ST. LOUIS (AP) – A retrofitted Metro bus that will serve as a mobile farmers market in the spring made a test run this weekend on St. Louis’ north side.
The visit Saturday launched the official start of St. Louis MetroMarket, which aims to increase access to healthy produce in neighborhoods that don’t have grocery stores.
A steady stream of residents walked through the bus Saturday morning, filling paper bags with apples, squash, beans and tomatoes, KWMU reported. Participants also sampled sweet potato chili and were provided with recipes to make their own.
MetroMarket plans to sell food at cost or slightly below costs to residents of neighborhoods without grocery stores, often known as food deserts. This weekend, though, the operation had no cash register.
“We decided that since we’ve got a limited amount of time in the year to show it to them we would make it worth their while,” MetroMarket co-founder Jeremy Goss said. He called the free fruits and vegetables “an early Christmas gift.”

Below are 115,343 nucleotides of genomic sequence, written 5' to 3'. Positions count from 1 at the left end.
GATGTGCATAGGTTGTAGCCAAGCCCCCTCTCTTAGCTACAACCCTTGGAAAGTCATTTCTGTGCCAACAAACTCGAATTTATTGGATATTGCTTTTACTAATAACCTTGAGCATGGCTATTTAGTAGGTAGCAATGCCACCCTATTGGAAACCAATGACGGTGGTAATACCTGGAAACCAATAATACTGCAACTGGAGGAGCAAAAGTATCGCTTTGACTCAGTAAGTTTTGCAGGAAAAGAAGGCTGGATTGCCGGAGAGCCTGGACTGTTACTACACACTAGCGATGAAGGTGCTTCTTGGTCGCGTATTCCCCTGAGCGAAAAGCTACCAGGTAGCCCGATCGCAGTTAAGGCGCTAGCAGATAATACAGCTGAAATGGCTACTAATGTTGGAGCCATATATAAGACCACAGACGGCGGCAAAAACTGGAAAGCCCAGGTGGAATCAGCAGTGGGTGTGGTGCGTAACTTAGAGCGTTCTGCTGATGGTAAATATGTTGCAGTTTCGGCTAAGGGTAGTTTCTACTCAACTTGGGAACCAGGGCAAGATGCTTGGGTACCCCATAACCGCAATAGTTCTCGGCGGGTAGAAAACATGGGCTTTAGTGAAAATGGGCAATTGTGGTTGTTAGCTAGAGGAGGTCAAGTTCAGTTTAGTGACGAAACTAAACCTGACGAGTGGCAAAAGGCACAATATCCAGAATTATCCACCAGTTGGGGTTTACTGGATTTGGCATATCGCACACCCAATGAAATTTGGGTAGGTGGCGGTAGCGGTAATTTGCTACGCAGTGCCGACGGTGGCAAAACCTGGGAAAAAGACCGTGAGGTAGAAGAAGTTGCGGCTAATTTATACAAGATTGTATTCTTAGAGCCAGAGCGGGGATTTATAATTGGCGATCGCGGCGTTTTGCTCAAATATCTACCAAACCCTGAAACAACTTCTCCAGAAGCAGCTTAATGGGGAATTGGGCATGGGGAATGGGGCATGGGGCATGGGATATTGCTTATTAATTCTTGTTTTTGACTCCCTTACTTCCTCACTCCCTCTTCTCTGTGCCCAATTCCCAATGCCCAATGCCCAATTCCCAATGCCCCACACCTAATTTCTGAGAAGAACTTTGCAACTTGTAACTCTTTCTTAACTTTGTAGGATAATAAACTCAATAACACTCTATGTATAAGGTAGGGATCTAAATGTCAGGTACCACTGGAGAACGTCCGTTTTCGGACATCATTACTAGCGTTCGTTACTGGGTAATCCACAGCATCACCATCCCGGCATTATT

Goss said the bus will return on a weekly basis in April.
St. Louis MetroMarket is sponsored by Saint Louis University Hospital and Cardinal Glennon Children’s Hospital, where Goss works as a research fellow in pediatric plastic surgery.
In future visits, hospital staff will pay market value for the goods, while pediatric patients with vouchers known as “food prescriptions” will be able to buy the food at cost.
The program will allow Cardinal Glennon’s outpatient clinic to start asking families whether they sometimes struggle to put food on the table.
“It’s hard to ask a question when you don’t have an answer,” said Josh Arthur, who is coordinating the voucher program. “So if somebody said `yes’ before we had our partnership with the MetroMarket, we would say I’m sorry to hear that. How might I be able to help you?”